Twisting out of the hot sand of the Arabian Peninsula is one of nature's toughest trees. Known for its coarse bark and green canopy that provides rare shade from the sweltering sun, the ghaf tree has been a steadfast survivor in brutal desert.
DUBAI, United Arab Emirates -- Twisting out of the hot sand of the Arabian Peninsula is one of nature's toughest trees. Known for its coarse bark and green canopy that provides rare shade from the sweltering sun, the ghaf tree has been a steadfast survivor in brutal desert.
But climate change, groundwater overuse, excessive woodcutting and increased camel grazing are threatening the tree's existence, environmentalists say.
The World Wildlife Fund and the Emirates Wildlife Society are launching a campaign to save the ghaf, hoping they can persuade the Persian Gulf country's government to declare it the national tree.
The WWF has set up a Web site where the public can learn about the ghaf, buy ghaf seedlings and register their support. The groups also hope to designate protected ghaf woodlands across the Emirates and plant 100 ghaf trees in a protected part of the Abu Dhabi emirate in September.
The ghaf, which also grows in Iran, Afghanistan, Pakistan and India, is an essential part of the fragile desert ecosystem, the groups say. Its wood can be used for fuel, its fruit provides food and its flowers and bark are said to have medicinal qualities.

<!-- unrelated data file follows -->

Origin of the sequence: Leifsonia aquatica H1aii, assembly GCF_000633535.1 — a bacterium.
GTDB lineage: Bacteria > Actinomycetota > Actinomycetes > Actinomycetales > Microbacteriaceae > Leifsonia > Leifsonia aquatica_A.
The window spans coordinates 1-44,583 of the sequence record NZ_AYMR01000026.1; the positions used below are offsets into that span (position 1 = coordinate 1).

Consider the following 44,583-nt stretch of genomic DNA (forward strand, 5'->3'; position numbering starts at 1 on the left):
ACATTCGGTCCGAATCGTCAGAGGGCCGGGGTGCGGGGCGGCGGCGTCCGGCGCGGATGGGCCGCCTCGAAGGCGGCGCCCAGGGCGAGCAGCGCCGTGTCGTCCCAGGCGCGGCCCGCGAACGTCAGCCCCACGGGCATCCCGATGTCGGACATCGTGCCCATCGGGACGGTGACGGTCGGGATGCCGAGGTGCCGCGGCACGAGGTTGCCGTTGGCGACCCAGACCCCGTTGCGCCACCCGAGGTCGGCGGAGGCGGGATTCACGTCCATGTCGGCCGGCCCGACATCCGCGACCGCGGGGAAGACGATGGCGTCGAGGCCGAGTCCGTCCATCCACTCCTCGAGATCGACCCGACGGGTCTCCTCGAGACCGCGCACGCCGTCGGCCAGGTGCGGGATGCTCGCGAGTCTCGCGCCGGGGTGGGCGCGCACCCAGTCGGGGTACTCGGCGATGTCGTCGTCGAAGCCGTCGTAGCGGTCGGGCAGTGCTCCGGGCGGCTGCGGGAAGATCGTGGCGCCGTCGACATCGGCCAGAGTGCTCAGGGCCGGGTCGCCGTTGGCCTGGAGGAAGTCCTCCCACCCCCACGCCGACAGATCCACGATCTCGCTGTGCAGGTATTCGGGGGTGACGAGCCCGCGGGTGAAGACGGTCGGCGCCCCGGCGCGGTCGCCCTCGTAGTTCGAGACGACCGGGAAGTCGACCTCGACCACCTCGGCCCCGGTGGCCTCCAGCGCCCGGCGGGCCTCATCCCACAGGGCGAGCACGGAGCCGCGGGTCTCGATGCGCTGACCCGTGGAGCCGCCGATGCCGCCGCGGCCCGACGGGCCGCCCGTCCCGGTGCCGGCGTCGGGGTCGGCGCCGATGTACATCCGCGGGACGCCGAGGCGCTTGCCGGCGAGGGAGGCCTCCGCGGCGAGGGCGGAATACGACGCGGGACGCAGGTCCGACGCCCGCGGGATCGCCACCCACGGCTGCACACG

It's also a haven for wildlife. Birds build their nests in the tree's large canopies, and desert eagle owls, brown-necked ravens, gazelles and hares use the ghaf for shelter, while gerbils burrow between its roots, said Rashmi de Roy of the WWF's Dubai office.
The tree has long survived in the harsh desert -- where temperatures soar to more than 122 degrees -- and can cope with long droughts and poor soil. To extract groundwater stored deep below the surface, the tree's roots stretch as deep as 30 yards into the soil.
But environmentalists say several factors are threatening the tree, including rising global temperatures that may be making the desert too hot for the ghaf.
The tree and other sparse desert vegetation also are being overgrazed by the rising number of camels in the region, and a growing human population is pumping more water, causing groundwater to fall below the reach of the ghaf's roots, activists say.
"The main problem for the ghaf is the pollution and reduction of the ground water," said Jackie Judas, a wildlife biologist at the Environment Agency of Abu Dhabi.
Associated Press writer Barbara Surk contributed to this report.
On the Net:
Save the Ghaf Tree site: http://www.savetheghaftree.org
Source: Associated Press